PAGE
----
"Two complementary strategies can 'green' a community and its infrastructure: first, preserving as much as possible of the natural green infrastructure; and secondly, promoting designs that soften the footprint of development," wrote Susan Rutherford. "Green infrastructure design is engineering design that takes a ‘design with nature’ approach, to both mitigate the potential impacts of existing and future development and growth and to provide valuable services."
According to Chuck Gale, "For the purposes of articulating what we wish to accomplish over time, our short-term and long-term efforts will be guided by the following Mission Statement: the Green Infrastructure Partnership will provide leadership by developing practical tools and instruments for green infrastructure design practices and regulation, and by encouraging their application in BC."
“Using a narrow interpretation, green infrastructure refers to the ecological processes, both natural and engineered, that are the foundation for a healthy natural and built environment in communities,” wrote Deborah Curran. “Municipalities using the green infrastructure as an integral part of how development occurs find that it is often less costly than hard infrastructure, and also offers aesthetic, environmental, health and recreational benefits.”
“We have come a long way in just four years. Our experience in bringing the vision to fruition for the UniverCity Sustainable Community on Burnaby Mountain provides relevant context. It was not that long ago that the project was hanging by a thread. We have been successful in overcoming fear and doubt," stated Kim Stephens. “In 2000, translating high expectations for UniverCity into practical design guidelines meant revisiting accepted drainage engineering practice."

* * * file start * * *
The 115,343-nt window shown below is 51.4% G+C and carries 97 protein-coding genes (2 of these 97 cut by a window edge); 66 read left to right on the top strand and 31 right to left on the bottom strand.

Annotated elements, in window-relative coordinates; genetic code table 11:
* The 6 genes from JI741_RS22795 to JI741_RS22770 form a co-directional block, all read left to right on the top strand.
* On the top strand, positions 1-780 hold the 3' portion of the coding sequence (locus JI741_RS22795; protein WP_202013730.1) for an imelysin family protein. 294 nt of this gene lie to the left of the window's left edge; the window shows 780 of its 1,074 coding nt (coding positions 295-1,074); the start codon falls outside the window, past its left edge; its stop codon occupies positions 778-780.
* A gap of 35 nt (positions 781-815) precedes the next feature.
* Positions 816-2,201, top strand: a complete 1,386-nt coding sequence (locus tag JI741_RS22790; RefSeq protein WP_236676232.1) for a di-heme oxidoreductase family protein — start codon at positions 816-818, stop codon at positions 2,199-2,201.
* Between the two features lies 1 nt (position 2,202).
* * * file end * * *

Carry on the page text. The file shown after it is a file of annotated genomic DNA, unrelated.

"Many years ago, the province established a set of criteria which determined the level of drainage improvements that were deemed to be acceptable in terms of cost-benefit, and the ability to pay,” explains Ted van der Gulik. “The supporting analysis optimized the relationship between agricultural return on production and cost of drainage infrastructure investment. These have come to be known as ARDSA criteria. "
A scenario comparison tool to assess green infrastructure effectiveness, achieve a lighter 'water footprint' and protect stream health. Learn More
The Water Conservation Calculator illustrates how specific water conservation measures can yield both fiscal and physical water savings for communities. Learn More
This Landscape Irrigation Scheduling Calculator uses real-time daily evapotranspiration (ET) rates determined from climate stations located within British Columbia. Learn More
This Agricultural Irrigation Scheduling Calculator uses real-time daily evapotranspiration (ET) rates determined from climate stations located within British Columbia. Learn More
The BC Agriculture Water Calculator enables water licensing for all irrigation purposes, whether agricultural or landscape. All non-domestic users of groundwater in BC are required to obtain a licence. Learn More